Berkshire Hathaway Inc. Chief Executive Warren Buffett may have caught financial markets off guard when he announced he has stage 1 prostate cancer, but medical experts say his prognosis looks good.
Over 70 percent of men diagnosed with prostate cancer don't die from the disease, Dr. Otis Brawley, a prostate cancer expert and the chief medical officer for the American Cancer Society, tells CNNMoney.
"The 5-year survival rate for stage 1 prostate cancer is over 99 percent," he adds.
Buffett's cancer is in stage 1, which means it remains confined to his prostate.
Buffett will undergo daily radiation treatment for two months beginning in July, and says his daily routine won't change although his travel will be restricted.
Radiation isn't the only treatment for stage 1 prostate cancer.
Some men undergo what's known as active surveillance, where the tumor is monitored for sudden growth but not treated.
"A good number of men with low-risk cancer of the prostate can be observed without needing to be treated," Dr. Louis Potters, chairman of radiation medicine at North Shore-LIJ in New York, tells Reuters.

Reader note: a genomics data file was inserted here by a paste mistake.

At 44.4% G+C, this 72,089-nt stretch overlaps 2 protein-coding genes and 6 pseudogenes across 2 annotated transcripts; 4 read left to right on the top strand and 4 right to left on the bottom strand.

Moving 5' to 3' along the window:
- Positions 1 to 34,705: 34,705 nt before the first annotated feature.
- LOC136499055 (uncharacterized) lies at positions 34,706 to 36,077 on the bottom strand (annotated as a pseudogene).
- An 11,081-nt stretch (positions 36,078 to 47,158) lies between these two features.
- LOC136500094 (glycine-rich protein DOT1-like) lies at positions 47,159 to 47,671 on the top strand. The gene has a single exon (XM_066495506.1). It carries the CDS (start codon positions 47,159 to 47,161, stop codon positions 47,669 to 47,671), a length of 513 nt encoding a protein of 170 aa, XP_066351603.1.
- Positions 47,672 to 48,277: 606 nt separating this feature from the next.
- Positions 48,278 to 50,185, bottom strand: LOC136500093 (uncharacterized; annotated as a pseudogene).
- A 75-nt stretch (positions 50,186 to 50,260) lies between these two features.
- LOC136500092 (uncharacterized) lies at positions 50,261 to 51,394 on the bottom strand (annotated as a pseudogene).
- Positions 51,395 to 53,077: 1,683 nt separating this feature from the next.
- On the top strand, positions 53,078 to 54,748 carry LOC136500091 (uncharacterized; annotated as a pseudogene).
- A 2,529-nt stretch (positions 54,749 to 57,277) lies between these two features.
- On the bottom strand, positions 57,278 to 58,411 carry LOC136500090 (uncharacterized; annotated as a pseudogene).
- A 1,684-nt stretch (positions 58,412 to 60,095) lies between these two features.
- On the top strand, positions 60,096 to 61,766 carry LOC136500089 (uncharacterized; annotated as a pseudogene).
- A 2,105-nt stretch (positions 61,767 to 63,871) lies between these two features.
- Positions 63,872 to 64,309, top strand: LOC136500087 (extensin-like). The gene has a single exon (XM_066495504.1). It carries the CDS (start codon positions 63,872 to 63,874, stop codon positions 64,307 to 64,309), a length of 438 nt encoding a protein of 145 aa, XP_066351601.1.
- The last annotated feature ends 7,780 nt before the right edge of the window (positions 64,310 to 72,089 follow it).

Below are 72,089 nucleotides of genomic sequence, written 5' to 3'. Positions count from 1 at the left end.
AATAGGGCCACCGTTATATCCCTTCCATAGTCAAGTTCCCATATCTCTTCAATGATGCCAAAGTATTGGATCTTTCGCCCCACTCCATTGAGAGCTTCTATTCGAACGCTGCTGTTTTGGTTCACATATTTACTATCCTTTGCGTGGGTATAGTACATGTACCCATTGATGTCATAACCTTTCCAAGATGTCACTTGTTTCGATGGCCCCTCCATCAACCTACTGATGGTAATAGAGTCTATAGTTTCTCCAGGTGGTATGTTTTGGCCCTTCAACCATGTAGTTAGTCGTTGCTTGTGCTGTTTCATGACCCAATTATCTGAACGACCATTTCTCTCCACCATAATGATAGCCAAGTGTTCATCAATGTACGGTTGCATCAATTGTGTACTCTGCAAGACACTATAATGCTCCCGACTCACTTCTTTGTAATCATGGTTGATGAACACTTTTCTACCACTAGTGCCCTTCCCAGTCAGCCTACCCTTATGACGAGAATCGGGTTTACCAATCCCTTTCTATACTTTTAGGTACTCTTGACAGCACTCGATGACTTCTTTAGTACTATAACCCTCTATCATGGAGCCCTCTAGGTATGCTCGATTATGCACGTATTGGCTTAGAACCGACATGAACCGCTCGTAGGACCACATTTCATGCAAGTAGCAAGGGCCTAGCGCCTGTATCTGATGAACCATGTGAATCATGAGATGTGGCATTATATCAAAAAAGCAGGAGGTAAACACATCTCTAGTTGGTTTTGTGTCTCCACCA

"In men who are octogenarians with low-risk cancer of the prostate, where the likelihood of death is very low, the first thing that comes to mind is, can we put them on active surveillance?"
"Super-low-risk tumors don't need to be treated at all," says Dr. Mark Litwin, a researcher at UCLA's Jonsson Comprehensive Cancer Center and chairman of the Department of Urology, Reuters adds.
What a man and his doctor choose "depends on three factors," says Litwin.
"How bad the cancer is, how healthy the patient is, and personal preference. Some patients just say 'get it out of me.'"
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